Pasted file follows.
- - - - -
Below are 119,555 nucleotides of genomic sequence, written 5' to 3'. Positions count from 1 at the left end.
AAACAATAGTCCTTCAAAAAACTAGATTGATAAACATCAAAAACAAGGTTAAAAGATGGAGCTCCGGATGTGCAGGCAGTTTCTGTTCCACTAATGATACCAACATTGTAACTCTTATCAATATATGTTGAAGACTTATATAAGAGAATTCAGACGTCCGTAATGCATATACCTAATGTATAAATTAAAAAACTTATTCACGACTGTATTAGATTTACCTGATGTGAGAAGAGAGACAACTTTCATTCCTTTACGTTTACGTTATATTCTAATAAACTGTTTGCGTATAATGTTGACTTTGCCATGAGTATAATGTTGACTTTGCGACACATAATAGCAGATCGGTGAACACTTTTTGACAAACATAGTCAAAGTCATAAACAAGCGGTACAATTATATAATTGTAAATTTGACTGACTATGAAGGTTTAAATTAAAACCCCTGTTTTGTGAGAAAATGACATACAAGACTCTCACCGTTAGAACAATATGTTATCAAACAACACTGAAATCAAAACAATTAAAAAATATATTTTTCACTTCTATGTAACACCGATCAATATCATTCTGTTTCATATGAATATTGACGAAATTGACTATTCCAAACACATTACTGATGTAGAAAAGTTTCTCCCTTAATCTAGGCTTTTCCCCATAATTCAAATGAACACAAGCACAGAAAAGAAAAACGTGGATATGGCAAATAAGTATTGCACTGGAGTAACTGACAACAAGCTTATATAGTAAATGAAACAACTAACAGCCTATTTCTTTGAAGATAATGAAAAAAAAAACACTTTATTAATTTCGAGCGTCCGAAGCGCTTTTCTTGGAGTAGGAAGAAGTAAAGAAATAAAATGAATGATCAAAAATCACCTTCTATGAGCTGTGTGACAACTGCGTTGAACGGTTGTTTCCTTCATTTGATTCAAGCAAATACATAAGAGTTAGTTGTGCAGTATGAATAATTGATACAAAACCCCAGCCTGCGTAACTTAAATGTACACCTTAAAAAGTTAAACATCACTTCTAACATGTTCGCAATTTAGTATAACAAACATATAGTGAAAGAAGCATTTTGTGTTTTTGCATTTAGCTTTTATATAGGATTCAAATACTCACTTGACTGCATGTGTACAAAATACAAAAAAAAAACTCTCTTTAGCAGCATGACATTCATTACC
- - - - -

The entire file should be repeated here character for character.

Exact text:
Below are 119,555 nucleotides of genomic sequence, written 5' to 3'. Positions count from 1 at the left end.
AAACAATAGTCCTTCAAAAAACTAGATTGATAAACATCAAAAACAAGGTTAAAAGATGGAGCTCCGGATGTGCAGGCAGTTTCTGTTCCACTAATGATACCAACATTGTAACTCTTATCAATATATGTTGAAGACTTATATAAGAGAATTCAGACGTCCGTAATGCATATACCTAATGTATAAATTAAAAAACTTATTCACGACTGTATTAGATTTACCTGATGTGAGAAGAGAGACAACTTTCATTCCTTTACGTTTACGTTATATTCTAATAAACTGTTTGCGTATAATGTTGACTTTGCCATGAGTATAATGTTGACTTTGCGACACATAATAGCAGATCGGTGAACACTTTTTGACAAACATAGTCAAAGTCATAAACAAGCGGTACAATTATATAATTGTAAATTTGACTGACTATGAAGGTTTAAATTAAAACCCCTGTTTTGTGAGAAAATGACATACAAGACTCTCACCGTTAGAACAATATGTTATCAAACAACACTGAAATCAAAACAATTAAAAAATATATTTTTCACTTCTATGTAACACCGATCAATATCATTCTGTTTCATATGAATATTGACGAAATTGACTATTCCAAACACATTACTGATGTAGAAAAGTTTCTCCCTTAATCTAGGCTTTTCCCCATAATTCAAATGAACACAAGCACAGAAAAGAAAAACGTGGATATGGCAAATAAGTATTGCACTGGAGTAACTGACAACAAGCTTATATAGTAAATGAAACAACTAACAGCCTATTTCTTTGAAGATAATGAAAAAAAAAACACTTTATTAATTTCGAGCGTCCGAAGCGCTTTTCTTGGAGTAGGAAGAAGTAAAGAAATAAAATGAATGATCAAAAATCACCTTCTATGAGCTGTGTGACAACTGCGTTGAACGGTTGTTTCCTTCATTTGATTCAAGCAAATACATAAGAGTTAGTTGTGCAGTATGAATAATTGATACAAAACCCCAGCCTGCGTAACTTAAATGTACACCTTAAAAAGTTAAACATCACTTCTAACATGTTCGCAATTTAGTATAACAAACATATAGTGAAAGAAGCATTTTGTGTTTTTGCATTTAGCTTTTATATAGGATTCAAATACTCACTTGACTGCATGTGTACAAAATACAAAAAAAAAACTCTCTTTAGCAGCATGACATTCATTACC